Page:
Considering just how poorly they performed in the season opener at Atlanta, the Lions probably are deserving of a "Very Ugly" category -- still, we provide the good, the bad, and the ugly (in reverse order, however, as it's only fitting) in Sunday's deflating 34-21 loss to the Falcons.
What to choose? You could play musical chairs with so many atrocious parts of Sunday's game that you would still get the same melody, and the same result: the Detroit Lions aren't anywhere near ready to compete on a professional level in the 2008 regular season.
If first looks are what we're judging on, anyway.
Atlanta walked into the game not necessarily a laughing stock, but certainly among the presumed bottom-feeders. And while today's professional sports arena has proven
that any team can win (especially on any given Sunday), the Falcons have the recipe for a disastrous season. They have a brand-new coaching staff, a rookie quarterback,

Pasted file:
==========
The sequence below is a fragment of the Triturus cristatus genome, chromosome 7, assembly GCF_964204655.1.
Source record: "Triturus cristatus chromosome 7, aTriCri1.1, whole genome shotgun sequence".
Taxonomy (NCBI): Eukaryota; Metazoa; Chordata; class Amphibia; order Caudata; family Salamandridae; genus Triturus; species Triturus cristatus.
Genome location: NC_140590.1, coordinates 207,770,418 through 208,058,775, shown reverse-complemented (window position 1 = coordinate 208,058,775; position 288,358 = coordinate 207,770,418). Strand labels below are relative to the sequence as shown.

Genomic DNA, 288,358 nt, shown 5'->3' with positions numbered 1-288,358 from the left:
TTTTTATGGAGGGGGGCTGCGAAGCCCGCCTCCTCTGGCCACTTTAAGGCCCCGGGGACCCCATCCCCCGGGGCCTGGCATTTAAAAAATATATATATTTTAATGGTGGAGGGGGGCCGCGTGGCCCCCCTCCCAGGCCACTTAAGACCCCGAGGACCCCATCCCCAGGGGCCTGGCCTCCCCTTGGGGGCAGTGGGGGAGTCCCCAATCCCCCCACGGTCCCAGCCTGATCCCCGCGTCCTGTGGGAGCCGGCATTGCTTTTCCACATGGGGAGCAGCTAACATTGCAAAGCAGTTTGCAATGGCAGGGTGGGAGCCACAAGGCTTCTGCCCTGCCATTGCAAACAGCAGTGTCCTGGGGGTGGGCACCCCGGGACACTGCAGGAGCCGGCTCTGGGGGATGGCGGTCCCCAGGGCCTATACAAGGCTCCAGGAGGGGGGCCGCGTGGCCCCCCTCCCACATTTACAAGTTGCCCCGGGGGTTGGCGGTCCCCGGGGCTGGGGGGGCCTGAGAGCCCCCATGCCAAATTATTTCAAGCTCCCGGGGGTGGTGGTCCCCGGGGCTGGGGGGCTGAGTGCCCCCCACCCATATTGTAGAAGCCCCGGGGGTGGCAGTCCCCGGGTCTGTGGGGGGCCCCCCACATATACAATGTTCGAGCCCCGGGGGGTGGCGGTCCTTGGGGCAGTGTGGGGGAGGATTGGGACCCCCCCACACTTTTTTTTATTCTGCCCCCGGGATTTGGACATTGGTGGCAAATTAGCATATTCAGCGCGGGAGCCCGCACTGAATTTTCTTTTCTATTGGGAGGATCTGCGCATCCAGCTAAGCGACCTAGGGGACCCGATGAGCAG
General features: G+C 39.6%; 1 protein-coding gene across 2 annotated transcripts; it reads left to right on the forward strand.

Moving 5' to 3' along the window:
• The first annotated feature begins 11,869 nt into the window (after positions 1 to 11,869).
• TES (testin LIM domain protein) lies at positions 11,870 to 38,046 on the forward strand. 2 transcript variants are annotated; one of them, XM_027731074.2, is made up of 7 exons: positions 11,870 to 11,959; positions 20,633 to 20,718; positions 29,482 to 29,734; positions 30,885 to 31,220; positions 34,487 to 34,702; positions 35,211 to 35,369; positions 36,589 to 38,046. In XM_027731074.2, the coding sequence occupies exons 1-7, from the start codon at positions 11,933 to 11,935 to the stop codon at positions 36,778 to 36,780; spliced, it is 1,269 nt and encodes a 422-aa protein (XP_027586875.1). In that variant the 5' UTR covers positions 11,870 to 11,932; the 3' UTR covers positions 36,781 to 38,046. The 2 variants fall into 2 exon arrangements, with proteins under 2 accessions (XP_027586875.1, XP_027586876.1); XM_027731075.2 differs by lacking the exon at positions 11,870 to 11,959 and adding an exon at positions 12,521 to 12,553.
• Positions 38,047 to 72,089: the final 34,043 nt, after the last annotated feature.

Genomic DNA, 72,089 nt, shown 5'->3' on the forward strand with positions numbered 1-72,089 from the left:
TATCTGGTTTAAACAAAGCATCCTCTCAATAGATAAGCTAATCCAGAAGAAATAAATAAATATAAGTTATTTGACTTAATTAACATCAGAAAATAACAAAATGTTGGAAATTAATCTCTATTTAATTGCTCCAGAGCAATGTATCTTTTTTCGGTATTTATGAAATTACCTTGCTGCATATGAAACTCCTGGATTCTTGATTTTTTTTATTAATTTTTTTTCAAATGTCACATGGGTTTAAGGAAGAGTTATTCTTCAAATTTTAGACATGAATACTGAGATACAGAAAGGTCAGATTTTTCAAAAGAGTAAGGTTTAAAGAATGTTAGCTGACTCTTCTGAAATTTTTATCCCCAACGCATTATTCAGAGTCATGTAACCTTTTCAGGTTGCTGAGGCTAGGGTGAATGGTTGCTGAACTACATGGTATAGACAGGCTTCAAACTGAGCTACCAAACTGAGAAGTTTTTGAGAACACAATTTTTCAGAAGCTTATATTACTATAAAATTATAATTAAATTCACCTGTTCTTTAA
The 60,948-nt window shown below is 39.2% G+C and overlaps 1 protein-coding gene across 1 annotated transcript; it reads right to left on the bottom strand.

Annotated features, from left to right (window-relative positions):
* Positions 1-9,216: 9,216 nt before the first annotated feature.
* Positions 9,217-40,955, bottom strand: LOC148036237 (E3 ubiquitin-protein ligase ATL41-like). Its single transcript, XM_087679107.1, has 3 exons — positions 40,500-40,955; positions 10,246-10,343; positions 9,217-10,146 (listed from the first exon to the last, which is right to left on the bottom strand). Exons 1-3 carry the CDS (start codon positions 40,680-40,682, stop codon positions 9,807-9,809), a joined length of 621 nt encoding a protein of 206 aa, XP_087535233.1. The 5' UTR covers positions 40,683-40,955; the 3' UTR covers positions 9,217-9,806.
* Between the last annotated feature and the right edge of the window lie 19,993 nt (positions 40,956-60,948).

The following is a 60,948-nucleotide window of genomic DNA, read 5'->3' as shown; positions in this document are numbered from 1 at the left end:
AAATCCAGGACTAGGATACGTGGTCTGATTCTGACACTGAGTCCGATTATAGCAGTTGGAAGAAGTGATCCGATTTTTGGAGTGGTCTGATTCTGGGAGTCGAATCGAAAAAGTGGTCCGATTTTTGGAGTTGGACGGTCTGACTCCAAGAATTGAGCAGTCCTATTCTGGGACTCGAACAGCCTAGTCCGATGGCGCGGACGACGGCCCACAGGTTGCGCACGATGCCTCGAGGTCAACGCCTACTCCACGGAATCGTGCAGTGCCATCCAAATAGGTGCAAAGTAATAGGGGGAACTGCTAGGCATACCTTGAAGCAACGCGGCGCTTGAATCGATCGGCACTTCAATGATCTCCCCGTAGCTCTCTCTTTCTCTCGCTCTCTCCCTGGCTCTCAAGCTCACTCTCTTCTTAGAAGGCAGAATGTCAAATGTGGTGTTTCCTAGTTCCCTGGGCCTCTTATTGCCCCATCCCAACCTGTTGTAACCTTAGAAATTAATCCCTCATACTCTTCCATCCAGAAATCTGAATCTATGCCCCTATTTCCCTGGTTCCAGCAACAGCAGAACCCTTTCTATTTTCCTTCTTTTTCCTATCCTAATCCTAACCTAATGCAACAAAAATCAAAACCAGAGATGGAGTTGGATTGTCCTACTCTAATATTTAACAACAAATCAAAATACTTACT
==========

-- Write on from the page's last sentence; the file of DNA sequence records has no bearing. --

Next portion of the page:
two inexperienced cornerbacks and a patch-work offensive line consisting of unproven talent.
The Falcons coaching staff thoroughly outcoached the Lions (to the point of absurdity). The Lions could not muster an answer to Atlanta's running game beginning with
Michael Turner's 66-yard touchdown romp early in the first quarter. The highly touted "Tampa 2," which now consists of a handful of veterans that supposedly added
invaluable experience and talent, was laughed off the field. Defensive coordinator Joe Barry should hang his head in shame, and Rod Marinelli should be right behind him.
Falcons' offensive coordinator Mike Mularkey dialed up plays like they were on speed dial, and the Lions rotary responses defensively were painfully ineffective. Turner tallied
220 yards on 22 carries -- basically, he averaged a first-down per carry. This isn't even acceptable on the Division III collegiate level.
Facing a rookie quarterback, the process should be simple: stack the box and force Matt Ryan, a rookie, to beat you. The Lions instead relied on their Tampa-2 laurels and the result (four consecutive quarters worth) was disastrously predictable.